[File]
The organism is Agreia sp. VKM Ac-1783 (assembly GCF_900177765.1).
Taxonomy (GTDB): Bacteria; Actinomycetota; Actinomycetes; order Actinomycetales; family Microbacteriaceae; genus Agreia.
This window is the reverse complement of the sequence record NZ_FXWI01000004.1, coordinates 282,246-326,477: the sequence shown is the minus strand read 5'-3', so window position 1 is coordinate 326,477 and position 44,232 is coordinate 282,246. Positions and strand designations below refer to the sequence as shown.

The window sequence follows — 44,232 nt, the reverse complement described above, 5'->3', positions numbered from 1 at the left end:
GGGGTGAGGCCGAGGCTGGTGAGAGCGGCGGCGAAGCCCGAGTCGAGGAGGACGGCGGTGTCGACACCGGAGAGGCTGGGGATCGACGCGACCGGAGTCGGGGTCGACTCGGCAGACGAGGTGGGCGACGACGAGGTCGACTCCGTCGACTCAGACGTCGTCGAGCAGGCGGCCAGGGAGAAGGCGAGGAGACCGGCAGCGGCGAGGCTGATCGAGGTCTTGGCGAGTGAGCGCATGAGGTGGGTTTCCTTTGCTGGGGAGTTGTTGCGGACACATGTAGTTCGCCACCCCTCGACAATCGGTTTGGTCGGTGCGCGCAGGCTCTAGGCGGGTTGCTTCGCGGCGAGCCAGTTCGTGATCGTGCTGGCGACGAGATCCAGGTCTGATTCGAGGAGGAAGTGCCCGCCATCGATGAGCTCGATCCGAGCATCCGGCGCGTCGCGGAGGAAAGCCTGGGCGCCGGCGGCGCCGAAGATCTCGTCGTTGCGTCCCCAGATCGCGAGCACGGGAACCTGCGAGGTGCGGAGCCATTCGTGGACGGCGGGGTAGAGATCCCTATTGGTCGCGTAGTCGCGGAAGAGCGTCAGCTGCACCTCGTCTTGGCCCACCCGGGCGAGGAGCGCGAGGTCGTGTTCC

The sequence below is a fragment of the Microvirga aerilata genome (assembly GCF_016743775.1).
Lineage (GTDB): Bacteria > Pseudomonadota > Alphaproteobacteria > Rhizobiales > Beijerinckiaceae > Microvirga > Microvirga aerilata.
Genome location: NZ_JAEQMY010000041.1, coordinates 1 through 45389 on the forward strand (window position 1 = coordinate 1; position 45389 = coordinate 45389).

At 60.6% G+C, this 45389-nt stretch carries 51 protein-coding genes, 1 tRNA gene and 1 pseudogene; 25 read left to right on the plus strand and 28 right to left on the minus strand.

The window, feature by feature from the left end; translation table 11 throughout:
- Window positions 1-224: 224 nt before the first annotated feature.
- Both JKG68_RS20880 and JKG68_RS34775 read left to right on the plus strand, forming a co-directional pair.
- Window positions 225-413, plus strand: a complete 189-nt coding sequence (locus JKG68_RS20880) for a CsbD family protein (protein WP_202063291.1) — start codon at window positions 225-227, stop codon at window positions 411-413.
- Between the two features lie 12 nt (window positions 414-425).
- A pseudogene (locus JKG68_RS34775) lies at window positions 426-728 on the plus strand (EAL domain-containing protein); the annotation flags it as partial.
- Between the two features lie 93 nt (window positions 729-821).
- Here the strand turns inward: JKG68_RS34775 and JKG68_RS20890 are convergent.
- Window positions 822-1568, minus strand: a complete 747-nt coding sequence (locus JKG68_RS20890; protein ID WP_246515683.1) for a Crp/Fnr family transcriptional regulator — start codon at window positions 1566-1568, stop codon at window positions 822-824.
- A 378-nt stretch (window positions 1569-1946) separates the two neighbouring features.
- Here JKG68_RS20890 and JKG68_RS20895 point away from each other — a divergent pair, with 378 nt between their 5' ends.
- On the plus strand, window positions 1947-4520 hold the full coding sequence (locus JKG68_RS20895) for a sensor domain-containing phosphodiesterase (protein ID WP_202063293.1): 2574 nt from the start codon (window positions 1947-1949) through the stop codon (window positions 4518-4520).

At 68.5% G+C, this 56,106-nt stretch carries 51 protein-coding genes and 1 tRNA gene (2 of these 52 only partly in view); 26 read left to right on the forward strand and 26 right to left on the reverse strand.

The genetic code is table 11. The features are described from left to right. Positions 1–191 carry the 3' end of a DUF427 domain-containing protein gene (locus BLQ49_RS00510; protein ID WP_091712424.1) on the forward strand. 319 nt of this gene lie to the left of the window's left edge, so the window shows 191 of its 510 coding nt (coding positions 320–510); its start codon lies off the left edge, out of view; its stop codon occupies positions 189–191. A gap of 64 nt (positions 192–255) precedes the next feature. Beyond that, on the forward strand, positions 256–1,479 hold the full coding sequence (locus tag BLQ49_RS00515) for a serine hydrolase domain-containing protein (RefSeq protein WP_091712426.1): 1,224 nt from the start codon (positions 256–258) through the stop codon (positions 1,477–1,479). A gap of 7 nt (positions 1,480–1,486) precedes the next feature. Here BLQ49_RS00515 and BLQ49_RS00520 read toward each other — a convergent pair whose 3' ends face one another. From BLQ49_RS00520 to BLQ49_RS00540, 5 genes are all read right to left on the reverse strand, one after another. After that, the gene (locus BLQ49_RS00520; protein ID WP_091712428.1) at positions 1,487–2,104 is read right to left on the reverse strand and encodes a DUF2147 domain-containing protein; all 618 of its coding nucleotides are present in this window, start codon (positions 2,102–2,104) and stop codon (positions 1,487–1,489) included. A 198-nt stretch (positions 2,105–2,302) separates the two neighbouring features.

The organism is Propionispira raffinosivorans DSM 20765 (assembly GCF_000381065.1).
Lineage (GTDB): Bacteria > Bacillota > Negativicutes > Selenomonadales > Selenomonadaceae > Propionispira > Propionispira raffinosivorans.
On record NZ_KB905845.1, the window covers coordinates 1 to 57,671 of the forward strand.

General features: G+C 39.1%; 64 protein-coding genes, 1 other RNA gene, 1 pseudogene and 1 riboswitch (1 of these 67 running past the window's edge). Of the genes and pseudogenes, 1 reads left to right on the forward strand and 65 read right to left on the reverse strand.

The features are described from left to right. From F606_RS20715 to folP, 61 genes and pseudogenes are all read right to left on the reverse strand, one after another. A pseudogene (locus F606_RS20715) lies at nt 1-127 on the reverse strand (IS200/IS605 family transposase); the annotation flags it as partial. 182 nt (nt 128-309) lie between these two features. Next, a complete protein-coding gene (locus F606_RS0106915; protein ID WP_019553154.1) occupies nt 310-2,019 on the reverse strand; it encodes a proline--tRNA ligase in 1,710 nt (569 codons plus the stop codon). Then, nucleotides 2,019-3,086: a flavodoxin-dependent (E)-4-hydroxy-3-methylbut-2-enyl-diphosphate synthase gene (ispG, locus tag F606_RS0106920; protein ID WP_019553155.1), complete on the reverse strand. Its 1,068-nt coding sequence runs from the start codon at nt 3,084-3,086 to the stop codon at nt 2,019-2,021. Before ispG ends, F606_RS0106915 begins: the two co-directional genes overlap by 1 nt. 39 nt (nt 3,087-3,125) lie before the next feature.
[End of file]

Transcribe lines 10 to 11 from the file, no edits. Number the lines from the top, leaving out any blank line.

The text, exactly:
The window, feature by feature from the left end; translation table 11 throughout:
- Window positions 1-224: 224 nt before the first annotated feature.